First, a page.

the local economy while Armenian artists and intellectuals, poets and
singers serviced the Royal court. Among them was Sayat Nova who served
in the Royal court from 1741 to 1754. Expelled as a result of internal
intrigue he was forcibly ordained and served as a priest in various
Armenian parishes until 1795, when he was murdered during the Persian
sacking of Tiflis.

Sayat Nova was clearly both an extraordinary man and an extraordinary
poet and musician. He was a true universalist, an artist who went
beyond national individualism without however eliminating national
colour. A man of all seasons he was also a man of all nations who
rightly enjoyed a reputation far beyond the Caucasus. Fluent in
Armenian, Georgian and Turkish he wrote and composed masterpieces in
all three languages and also had a working knowledge of Persian and
Arabic. Born to Armenian parents his everyday language was Georgian,
but he wrote first in Turkish. Inspired primarily by a rich Armenian
cultural heritage, his imagination was also fertilised by tributaries
from Georgian, Azeri, Persian and Arabic culture.

Whether in Armenian or not, Sayat Nova's poetry and music sparkle with
polished reflections of Armenian folklore, song, popular wisdom and
philosophy revealing a continuity with Naghash Hovnatan, his immediate
Armenian predecessor, as well the influence of medieval Armenian poets
such Kouchag, Yerzengatzi, Narek and others. Biblical allusions also
proliferate in his poetry which integrated elements of classical
Armenian into the Tiflis vernacular he used. Besides this Armenian
reservoir Nova also drew on a wide range of Eastern tales of love,
heroism, courage and wisdom contained in epic poems such as Leyla and
Metchnoun, Farhad and Shirin whether in their Persian, Arabic,
Armenian or Georgian variants. Familiar with the works of Nizami,
Firtusi and other classical poets of the region he frequently used
their heroes as metaphors for his own songs of love and courage. All
these, feeding an already rich spirit and imagination combined with a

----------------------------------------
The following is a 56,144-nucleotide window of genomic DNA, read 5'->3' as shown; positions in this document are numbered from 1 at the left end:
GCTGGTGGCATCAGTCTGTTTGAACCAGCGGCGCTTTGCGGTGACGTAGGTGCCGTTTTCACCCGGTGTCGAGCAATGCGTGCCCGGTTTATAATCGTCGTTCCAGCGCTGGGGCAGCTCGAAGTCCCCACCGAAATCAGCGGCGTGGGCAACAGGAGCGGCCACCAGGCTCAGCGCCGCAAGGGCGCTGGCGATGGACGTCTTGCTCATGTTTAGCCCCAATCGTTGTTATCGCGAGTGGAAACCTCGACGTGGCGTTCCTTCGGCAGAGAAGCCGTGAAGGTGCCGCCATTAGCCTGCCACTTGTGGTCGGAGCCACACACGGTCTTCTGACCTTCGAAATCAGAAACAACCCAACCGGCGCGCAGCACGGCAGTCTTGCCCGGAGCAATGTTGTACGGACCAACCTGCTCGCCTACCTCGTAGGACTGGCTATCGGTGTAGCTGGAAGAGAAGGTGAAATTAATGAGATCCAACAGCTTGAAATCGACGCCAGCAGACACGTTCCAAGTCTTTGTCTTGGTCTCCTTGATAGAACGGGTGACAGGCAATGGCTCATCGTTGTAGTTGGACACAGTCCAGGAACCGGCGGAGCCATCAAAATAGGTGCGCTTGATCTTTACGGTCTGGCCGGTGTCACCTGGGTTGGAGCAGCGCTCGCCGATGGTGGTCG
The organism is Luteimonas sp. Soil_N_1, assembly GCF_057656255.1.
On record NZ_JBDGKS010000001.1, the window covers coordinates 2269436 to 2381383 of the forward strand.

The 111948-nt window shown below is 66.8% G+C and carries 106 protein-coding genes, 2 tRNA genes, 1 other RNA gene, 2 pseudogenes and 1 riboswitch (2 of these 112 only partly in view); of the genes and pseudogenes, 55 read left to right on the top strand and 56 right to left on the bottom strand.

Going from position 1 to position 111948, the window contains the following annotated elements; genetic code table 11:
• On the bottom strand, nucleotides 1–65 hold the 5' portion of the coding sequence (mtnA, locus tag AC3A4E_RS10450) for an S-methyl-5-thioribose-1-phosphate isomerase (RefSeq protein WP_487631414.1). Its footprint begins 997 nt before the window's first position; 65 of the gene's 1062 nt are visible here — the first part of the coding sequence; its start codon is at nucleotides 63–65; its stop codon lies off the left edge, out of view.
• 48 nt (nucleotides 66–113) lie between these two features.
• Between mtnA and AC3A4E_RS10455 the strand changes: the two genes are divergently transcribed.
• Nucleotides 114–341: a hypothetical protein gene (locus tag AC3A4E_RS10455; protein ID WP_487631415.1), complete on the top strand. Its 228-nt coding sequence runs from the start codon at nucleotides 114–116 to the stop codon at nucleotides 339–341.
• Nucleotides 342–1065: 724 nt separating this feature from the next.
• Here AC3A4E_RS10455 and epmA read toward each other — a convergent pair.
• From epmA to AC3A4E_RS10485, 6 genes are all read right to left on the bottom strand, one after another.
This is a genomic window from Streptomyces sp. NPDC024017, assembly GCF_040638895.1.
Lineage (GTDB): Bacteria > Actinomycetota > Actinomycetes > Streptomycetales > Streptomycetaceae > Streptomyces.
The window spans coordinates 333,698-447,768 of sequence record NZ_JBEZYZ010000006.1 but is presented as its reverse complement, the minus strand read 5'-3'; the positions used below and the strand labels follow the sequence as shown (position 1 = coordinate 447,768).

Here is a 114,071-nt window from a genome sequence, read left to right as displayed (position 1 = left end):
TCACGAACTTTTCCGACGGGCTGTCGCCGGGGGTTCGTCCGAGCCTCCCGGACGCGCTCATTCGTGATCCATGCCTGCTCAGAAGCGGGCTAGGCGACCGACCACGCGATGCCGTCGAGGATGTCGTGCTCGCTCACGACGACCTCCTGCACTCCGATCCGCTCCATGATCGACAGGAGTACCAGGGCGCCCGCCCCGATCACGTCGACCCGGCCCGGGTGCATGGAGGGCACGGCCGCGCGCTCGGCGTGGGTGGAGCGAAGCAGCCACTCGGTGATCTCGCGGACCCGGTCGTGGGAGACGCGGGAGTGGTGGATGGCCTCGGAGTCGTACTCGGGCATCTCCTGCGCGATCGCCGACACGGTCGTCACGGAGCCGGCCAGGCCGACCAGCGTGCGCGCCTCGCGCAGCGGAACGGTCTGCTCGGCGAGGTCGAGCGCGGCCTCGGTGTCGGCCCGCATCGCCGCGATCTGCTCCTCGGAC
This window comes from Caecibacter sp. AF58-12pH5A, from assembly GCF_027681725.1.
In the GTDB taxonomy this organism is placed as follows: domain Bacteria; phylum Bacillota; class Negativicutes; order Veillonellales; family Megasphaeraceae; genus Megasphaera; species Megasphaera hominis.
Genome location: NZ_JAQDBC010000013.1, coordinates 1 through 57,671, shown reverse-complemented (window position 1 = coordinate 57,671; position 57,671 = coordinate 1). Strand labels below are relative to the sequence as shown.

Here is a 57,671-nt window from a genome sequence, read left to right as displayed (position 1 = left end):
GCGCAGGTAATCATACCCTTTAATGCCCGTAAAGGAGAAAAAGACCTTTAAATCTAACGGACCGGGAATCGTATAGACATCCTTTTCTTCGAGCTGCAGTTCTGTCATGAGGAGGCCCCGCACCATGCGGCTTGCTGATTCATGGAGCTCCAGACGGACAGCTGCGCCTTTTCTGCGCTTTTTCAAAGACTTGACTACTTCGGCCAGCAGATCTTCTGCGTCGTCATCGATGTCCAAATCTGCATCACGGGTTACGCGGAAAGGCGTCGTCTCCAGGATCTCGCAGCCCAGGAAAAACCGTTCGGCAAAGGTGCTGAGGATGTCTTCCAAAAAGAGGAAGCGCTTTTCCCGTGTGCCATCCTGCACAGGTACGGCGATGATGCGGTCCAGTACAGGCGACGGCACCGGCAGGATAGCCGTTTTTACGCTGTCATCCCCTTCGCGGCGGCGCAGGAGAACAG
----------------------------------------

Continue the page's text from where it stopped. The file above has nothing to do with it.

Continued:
deft use of words and metaphors, enabled Nova to create poetry of
unrivalled beauty even within the obligatory but restrictive poetic
forms of the day.

In Baghchinian's view Sayat Nova's poetry and music also contributed
to the Georgian national revival. Given the weight of the Armenian
presence in Georgia, Baghchinian argues that many of the Georgian
endeavours for national liberation were in effect joint
Georgian-Armenian ventures. He claims that an important aspect of
Georgian cultural development that mapped a path free of Persian and
Turkish influences was the translation into Georgian of key Armenian
religious, philosophic and historical texts. Baghchinian alas cites no
authors or titles.  Previously Armenians, like other nationalities in
Georgia and the region used and wrote in Turkish or Persian. Such was
the case with Sayat too. But as an expression of national emancipation
he became one of the first to challenge this dominance and began
composing in Georgian and Armenian as well.

Alas this book is scarred by a common flaw of Soviet era Armenian
studies that sought, unnecessarily, to proclaim the superiority of
Armenian culture over that of its neighbours as a method of
highlighting Armenian attainments.  Baghchinian suggests, for example,
that Ottoman-Turkish music had only foreign foundations. If it were
true this claim would call into question the entire purpose of
Komitas's work: to uncover a genuine Armenian music overwhelmed by
foreign, including Turkish, influence.  Baghchinian also asserts a
greater value for Sayat Nova's Armenian-Christian influence as against
the influence of an allegedly more mystical Muslim one. As evidence he
makes a dubious reference to the Armenian connection with European
thought as if the latter is inherently superior to Eastern thought.
Fortunately such claims do not impinge on the essential portrait of
Nova that Baghchinian offers.

Eddie Arnavoudian holds degrees in history and politics from
Manchester, England, and is Groong's commentator-in-residence on
Armenian literature.  His works on literary and political issues
have also appeared in Harach in Paris, Nairi in Beirut and Open
Letter in Los Angeles.

| Home | Administrative | Introduction | Armenian News | World News | Feedback |